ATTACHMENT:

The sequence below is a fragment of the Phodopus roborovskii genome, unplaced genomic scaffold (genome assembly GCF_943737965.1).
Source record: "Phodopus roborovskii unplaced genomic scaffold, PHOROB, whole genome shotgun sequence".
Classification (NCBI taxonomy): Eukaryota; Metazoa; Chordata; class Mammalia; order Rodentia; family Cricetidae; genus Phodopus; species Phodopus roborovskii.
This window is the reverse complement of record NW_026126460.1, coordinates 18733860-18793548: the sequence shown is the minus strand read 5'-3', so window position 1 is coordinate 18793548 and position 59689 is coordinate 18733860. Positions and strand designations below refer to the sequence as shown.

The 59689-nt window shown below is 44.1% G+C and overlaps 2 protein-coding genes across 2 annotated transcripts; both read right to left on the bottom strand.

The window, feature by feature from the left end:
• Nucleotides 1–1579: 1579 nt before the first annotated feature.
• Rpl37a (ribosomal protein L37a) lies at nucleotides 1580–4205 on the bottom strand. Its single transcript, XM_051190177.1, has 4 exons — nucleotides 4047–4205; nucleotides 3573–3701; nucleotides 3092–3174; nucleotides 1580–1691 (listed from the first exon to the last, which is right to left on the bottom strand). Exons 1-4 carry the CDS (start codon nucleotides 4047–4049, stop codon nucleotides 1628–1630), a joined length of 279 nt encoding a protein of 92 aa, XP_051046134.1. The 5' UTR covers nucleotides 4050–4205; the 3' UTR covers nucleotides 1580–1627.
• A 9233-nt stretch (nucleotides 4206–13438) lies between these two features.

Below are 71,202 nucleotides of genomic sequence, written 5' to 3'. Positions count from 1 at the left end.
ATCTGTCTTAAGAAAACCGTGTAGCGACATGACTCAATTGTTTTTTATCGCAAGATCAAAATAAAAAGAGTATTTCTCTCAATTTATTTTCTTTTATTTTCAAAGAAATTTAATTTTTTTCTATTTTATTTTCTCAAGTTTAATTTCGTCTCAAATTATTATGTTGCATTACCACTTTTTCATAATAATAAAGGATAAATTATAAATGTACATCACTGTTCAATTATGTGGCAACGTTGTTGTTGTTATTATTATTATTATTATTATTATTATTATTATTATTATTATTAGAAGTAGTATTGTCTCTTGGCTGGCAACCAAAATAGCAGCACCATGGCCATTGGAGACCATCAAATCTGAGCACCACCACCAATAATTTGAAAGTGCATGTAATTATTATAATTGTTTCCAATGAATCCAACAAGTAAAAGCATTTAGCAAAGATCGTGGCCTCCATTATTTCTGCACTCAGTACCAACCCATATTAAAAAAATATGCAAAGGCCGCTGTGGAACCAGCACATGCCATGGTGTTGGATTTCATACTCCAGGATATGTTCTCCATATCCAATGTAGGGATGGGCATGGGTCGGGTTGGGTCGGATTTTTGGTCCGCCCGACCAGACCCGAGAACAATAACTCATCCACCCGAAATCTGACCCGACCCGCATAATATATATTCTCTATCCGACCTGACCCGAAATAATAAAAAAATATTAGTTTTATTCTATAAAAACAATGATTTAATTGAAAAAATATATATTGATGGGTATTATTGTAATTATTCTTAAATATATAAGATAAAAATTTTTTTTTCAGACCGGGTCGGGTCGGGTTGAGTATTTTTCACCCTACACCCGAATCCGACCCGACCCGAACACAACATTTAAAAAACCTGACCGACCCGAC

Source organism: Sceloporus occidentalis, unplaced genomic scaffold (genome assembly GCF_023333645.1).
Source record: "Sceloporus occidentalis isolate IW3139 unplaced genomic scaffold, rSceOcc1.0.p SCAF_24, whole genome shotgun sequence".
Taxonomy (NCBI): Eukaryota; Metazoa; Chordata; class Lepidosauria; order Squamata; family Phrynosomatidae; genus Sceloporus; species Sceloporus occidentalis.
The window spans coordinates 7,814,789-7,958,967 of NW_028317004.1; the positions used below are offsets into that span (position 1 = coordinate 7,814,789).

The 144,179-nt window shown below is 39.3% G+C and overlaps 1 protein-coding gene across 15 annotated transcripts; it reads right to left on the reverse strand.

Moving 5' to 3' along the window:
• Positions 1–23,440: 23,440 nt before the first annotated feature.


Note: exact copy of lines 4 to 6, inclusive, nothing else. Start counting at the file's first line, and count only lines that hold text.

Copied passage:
This window is the reverse complement of record NW_026126460.1, coordinates 18733860-18793548: the sequence shown is the minus strand read 5'-3', so window position 1 is coordinate 18793548 and position 59689 is coordinate 18733860. Positions and strand designations below refer to the sequence as shown.

The 59689-nt window shown below is 44.1% G+C and overlaps 2 protein-coding genes across 2 annotated transcripts; both read right to left on the bottom strand.

The window, feature by feature from the left end: